As I worked my way through the second floor, I decided to follow discreetly behind some fellow viewers and eavesdrop on their reactions, which became the most enjoyable experience of the show. Two distinct reactions prevailed. In all cases, people seemed lost, either in joy or in fear. Expressions of childlike glee were contrasted with awkward attempts to find something intelligent to say for fear of losing their reputation as an intellectual.  

I stopped to watch the film in the second floor reading room, which documented the process of creating the retrospective. Two more elderly women watched joyously at the craftsmen, draftsmen, painters and scribblers duteously carrying out LeWitt’s master plans. As the film concluded, the ladies seemed enthusiastic and inspired. “That looks like a fun art project!” And it did. I found that LeWitt’s art seems most easily accessible to elderly women, young children, or other subscribers to Arts and Crafts magazine. They seemed to be the only ones who were able to enjoy it for what it is, bright colors painted on a wall, which I say with the highest respect for them as the most honest, unpretentious viewers. 

Continuing through the exhibit, I found myself turning my gaze more and more toward the brick walls of the old mill building instead of the freshly painted walls of LeWitt. At some point I stopped, after a quick glance at a wall covered in pencil lines, and turned my back to it, to stare at the peeling paint and stains on the bricks left from an old staircase no longer there. I began to see the LeWitt walls as mere contrast, the backdrop to the art that is Mass-MoCA Building #7. I was also thankful for the windows. By the time I reached the third floor, my eyes were exhausted, and coming around that last wall in the back corner to finish the show with the bang of Loopy Doopy (orange and green,) it was a relief to turn away from the retina-burning colors, and peer out the window to the gray sky and snow covered grounds of the old mill.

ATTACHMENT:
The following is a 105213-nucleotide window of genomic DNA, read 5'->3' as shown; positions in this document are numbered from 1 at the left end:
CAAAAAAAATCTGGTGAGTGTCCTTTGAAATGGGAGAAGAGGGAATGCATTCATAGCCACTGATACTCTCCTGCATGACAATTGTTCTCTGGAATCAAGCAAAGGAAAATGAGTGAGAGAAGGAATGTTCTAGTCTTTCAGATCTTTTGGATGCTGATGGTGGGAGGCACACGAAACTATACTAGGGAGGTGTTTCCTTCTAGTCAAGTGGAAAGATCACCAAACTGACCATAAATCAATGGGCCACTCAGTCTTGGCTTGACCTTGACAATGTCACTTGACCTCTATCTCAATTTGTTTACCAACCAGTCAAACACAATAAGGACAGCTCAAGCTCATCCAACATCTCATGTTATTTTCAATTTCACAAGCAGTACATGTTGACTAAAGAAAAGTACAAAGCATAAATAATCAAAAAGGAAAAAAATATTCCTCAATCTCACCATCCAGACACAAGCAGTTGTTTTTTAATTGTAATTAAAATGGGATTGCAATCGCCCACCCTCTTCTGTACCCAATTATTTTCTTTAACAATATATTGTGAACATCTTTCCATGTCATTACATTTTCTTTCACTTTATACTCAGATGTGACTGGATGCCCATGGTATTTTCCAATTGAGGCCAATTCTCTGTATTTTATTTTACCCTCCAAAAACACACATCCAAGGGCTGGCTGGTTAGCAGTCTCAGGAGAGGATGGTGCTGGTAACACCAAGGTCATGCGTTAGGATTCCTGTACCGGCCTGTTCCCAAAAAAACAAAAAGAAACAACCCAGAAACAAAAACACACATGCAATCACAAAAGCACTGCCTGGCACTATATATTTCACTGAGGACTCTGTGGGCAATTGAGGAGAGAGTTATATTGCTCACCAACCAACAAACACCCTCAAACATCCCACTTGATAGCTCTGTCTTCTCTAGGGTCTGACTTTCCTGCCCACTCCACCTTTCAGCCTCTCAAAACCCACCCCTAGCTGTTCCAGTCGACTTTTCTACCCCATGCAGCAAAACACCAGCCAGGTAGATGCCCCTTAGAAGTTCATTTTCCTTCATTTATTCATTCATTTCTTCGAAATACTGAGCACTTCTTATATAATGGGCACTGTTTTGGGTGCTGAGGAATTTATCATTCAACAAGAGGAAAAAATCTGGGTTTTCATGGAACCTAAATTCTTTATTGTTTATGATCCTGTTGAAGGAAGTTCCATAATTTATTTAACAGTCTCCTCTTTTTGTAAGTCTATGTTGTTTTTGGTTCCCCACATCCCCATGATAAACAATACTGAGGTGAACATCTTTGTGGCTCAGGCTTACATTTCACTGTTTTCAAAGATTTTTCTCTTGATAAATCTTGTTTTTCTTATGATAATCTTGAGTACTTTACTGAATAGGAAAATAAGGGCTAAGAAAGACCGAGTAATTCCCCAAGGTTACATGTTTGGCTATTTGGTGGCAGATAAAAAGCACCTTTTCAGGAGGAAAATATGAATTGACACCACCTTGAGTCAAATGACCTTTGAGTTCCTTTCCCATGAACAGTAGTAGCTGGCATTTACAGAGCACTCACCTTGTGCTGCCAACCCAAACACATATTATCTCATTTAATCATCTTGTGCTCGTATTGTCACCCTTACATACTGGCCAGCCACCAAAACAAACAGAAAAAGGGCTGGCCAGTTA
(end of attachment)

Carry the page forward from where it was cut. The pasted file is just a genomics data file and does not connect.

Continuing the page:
LeWitt’s work might have been the exception to the rule that one must see a work in person to fully appreciate it. Flat shapes and lines on a wall don’t provide much more to enjoy than a photograph of them, other than mere scale. We don’t even get to leave with the satisfaction that we’ve seen the hand of the artist. I admit, however, that it was a pleasure to be surrounded by them, feeling like a child in a funhouse. Perhaps this is the only way of truly appreciating LeWitt. It was also satisfying to experience the work as a chronological progression which, from the nineteen-sixties to the early twenty-first century, is so consistently steady, that it seems as though his entire artistic career was planned out from beginning to end. And perhaps it was. Maybe one day we’ll find a set of detailed instructions for a lifelong career as an artist that LeWitt brilliantly carried out over the course of his lifetime with exact precision.
 As the museum was about to close and I began making my way for the exit, I crossed paths again with my new hippie friends, flowing gently between two colorful walls. One was still dancing, the other exclaiming freely, “This is groovy! This is Austin Powers!”
 LeWitt’s work is something you’ll either love or hate, and those who love it, REALLY love it. As for myself, I left with the desperation of someone trying to find his way out of a hall of mirrors. My only regret is not having access to the rest of the Mass-MoCA complex. The buildings are easy to fall in love with, and in a show of wall paintings, the time-worn and stained bricks of Building #7 stole the show.